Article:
Interrogation Double Blind.

Essay by cbrat15College, Undergraduate April 2003

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To determine the ethics that factor into what is known as Interrogation Double Bind, one must first be able to define it. Interrogation Double Bind is what happens to a witness or a victim, when he or she is put on stand. Once a person is placed in front of the courtroom, that person becomes a guinea pig. In other words, this person has very little control, if any, and this person is subject to preconceived judgments.Whatever the litigant may say to or ask of this person, the person in the hot seat will come off looking hostile, uncooperative, incompetent, or even appear to be lying. This witness never emerges credible to the court.

Lawyers have many techniques in playing with the court's mind: use of pauses, certain intonations, use of negative and degree words, and so on. For example, in the handout under Text 2.1, the lawyer asks the witness, "Then they are not in substantially the same condition, are they?" He pauses for 2.5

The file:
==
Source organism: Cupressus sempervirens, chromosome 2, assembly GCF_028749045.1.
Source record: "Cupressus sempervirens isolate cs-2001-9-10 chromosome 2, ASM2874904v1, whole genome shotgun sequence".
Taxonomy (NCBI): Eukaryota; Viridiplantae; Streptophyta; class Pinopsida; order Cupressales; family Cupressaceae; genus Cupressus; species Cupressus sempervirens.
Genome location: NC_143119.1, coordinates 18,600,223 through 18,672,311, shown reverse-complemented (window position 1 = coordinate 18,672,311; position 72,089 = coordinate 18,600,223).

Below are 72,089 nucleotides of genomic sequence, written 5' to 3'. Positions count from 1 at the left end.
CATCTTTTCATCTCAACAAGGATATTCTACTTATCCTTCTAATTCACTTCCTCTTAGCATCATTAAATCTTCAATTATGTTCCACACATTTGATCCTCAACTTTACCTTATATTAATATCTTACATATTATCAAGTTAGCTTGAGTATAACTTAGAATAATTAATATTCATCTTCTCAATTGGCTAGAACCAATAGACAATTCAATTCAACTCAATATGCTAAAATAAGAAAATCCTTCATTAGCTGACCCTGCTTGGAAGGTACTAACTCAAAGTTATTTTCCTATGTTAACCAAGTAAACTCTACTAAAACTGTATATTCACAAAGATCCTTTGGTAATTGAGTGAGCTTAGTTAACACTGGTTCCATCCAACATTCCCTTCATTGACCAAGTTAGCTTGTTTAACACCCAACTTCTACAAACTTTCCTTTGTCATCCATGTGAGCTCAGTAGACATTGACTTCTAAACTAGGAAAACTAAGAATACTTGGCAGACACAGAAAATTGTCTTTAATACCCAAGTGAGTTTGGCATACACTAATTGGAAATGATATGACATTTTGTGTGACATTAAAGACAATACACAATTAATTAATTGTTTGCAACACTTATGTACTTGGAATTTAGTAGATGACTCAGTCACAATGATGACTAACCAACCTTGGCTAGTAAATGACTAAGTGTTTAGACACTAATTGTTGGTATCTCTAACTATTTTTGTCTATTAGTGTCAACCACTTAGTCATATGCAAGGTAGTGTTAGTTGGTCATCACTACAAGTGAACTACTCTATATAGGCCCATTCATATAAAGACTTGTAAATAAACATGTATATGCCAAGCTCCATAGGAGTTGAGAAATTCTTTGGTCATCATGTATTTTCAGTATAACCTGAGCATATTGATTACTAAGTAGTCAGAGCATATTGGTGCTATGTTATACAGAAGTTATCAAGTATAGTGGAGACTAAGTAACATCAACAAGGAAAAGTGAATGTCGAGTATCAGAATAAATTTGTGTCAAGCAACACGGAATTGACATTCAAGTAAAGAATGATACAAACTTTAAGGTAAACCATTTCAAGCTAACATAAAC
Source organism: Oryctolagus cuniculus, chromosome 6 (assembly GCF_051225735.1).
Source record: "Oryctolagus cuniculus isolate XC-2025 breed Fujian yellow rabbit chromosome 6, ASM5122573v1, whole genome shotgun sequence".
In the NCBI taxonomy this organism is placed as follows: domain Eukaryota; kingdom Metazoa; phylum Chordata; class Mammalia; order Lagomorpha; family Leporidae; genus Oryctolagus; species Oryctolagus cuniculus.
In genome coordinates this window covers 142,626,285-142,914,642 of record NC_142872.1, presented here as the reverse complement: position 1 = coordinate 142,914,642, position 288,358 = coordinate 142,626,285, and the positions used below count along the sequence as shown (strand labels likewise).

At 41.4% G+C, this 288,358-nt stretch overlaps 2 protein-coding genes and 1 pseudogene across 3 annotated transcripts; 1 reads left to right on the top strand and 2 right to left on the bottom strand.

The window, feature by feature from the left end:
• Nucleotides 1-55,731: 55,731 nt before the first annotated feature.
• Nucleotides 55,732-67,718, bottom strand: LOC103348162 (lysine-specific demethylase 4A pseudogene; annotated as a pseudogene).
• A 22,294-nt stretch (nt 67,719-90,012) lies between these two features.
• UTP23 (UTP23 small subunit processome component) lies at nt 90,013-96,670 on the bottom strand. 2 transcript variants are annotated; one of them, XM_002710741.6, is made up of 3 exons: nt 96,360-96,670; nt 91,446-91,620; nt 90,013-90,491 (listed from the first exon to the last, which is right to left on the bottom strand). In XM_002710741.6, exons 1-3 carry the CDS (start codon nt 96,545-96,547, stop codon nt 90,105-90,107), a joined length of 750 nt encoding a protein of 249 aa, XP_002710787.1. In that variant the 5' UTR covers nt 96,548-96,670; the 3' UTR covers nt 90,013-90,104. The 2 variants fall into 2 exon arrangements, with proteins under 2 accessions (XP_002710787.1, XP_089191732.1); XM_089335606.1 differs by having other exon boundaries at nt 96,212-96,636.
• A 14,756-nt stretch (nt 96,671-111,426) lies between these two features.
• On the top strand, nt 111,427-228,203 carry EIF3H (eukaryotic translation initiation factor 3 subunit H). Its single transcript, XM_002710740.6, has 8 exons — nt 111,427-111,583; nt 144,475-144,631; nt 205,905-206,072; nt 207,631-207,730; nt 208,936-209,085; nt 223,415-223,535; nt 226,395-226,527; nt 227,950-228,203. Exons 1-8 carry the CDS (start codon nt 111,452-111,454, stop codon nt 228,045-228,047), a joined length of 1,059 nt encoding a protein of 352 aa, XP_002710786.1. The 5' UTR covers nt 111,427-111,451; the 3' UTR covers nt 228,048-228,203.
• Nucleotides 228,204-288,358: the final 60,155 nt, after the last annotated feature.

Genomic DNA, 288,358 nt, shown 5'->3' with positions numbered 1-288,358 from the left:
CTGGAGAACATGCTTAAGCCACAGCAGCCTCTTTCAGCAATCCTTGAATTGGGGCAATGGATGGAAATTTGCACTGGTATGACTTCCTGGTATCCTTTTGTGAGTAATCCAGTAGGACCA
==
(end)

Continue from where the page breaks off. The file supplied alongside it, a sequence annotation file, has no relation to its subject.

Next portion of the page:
seconds, which is hardly enough time to answer then proceeds to shout, "Are they?" This makes the witness seem uncooperative due to her hesitance to answer the question. Another example, as seen in Text 2.5 of the same handout, has the lawyer asking the witness is she was attracted to Brian and she replies, "I thought he was a nice clean-looking man." The lawyer then asks her again, but this time in another degree, "He was attractive-looking right?" When she agrees, he then changes the sentence to now say, "...that he was a good-looking man," which the witness is tricked into agreeing with. Because he changed the severity of the attraction word, the witness eventually looks as if she was attracted to Brian. This did not help her case, considering this was part...